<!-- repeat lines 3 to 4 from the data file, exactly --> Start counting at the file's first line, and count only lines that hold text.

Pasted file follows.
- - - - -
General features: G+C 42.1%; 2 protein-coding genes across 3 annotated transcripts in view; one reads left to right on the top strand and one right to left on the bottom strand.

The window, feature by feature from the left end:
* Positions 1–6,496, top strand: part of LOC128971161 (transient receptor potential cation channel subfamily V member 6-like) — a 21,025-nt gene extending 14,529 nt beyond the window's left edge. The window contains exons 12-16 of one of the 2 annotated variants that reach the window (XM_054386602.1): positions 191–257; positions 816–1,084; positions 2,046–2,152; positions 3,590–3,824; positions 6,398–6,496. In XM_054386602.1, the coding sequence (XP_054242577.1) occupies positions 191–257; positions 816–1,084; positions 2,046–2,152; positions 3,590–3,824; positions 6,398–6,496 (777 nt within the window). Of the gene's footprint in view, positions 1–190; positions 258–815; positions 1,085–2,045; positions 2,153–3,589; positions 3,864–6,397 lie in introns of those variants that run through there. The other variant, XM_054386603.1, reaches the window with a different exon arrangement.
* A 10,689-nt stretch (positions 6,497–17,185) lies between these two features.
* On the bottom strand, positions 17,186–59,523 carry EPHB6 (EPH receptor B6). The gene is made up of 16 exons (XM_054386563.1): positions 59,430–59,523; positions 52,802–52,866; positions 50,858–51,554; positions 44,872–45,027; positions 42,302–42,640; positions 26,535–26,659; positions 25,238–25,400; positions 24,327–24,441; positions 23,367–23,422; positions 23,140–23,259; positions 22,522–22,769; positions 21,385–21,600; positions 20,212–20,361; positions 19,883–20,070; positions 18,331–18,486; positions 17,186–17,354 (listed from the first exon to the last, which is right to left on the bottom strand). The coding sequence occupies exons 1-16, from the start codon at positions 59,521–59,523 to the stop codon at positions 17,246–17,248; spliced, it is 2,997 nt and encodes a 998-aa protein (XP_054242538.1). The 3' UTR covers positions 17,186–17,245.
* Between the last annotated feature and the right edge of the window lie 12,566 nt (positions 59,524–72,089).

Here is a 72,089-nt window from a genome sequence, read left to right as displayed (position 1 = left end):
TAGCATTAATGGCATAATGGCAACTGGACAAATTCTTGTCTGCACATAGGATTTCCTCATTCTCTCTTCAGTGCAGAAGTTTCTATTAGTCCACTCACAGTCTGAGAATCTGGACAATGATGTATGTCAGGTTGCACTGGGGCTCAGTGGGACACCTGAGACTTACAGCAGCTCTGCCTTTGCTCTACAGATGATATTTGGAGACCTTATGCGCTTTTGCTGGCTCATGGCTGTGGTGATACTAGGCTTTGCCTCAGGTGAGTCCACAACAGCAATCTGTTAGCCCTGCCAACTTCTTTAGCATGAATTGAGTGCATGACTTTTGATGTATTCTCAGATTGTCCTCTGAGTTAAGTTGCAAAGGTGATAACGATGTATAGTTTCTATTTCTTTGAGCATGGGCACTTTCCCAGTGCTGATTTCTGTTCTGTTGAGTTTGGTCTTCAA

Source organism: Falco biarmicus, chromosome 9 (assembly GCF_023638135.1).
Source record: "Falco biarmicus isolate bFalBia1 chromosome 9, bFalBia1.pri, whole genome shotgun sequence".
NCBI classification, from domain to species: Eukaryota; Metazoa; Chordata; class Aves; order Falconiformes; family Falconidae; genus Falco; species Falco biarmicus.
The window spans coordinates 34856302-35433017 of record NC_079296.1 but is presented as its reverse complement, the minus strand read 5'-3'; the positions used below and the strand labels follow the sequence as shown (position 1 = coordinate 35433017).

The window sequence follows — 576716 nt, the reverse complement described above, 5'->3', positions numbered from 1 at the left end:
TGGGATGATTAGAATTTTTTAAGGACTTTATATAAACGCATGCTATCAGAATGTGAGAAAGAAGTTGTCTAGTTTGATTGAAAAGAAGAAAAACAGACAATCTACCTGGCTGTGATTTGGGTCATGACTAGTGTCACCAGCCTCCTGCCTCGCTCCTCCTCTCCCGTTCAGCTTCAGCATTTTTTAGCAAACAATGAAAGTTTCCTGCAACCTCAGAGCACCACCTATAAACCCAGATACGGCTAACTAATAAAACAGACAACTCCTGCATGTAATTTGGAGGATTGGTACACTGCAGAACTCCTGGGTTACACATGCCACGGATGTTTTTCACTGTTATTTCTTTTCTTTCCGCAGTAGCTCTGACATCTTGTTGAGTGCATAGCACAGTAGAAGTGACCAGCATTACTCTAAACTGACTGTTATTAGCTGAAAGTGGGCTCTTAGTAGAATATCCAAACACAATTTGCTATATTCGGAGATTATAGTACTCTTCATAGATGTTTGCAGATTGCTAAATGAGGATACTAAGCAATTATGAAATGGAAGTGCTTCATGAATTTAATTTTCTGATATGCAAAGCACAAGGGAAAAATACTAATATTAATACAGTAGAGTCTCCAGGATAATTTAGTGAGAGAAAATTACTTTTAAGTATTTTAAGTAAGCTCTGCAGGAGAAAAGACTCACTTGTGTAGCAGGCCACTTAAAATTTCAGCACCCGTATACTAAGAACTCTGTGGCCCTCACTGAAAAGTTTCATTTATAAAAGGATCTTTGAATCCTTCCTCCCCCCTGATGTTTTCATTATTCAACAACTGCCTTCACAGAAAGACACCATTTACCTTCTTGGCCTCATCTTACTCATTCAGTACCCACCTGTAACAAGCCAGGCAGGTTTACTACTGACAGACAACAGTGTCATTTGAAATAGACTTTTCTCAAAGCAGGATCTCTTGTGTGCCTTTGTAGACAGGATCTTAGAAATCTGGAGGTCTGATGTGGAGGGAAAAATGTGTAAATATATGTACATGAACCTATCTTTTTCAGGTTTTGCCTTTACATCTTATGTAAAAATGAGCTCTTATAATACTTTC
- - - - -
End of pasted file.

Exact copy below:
* Positions 1–6,496, top strand: part of LOC128971161 (transient receptor potential cation channel subfamily V member 6-like) — a 21,025-nt gene extending 14,529 nt beyond the window's left edge. The window contains exons 12-16 of one of the 2 annotated variants that reach the window (XM_054386602.1): positions 191–257; positions 816–1,084; positions 2,046–2,152; positions 3,590–3,824; positions 6,398–6,496. In XM_054386602.1, the coding sequence (XP_054242577.1) occupies positions 191–257; positions 816–1,084; positions 2,046–2,152; positions 3,590–3,824; positions 6,398–6,496 (777 nt within the window). Of the gene's footprint in view, positions 1–190; positions 258–815; positions 1,085–2,045; positions 2,153–3,589; positions 3,864–6,397 lie in introns of those variants that run through there. The other variant, XM_054386603.1, reaches the window with a different exon arrangement.
* A 10,689-nt stretch (positions 6,497–17,185) lies between these two features.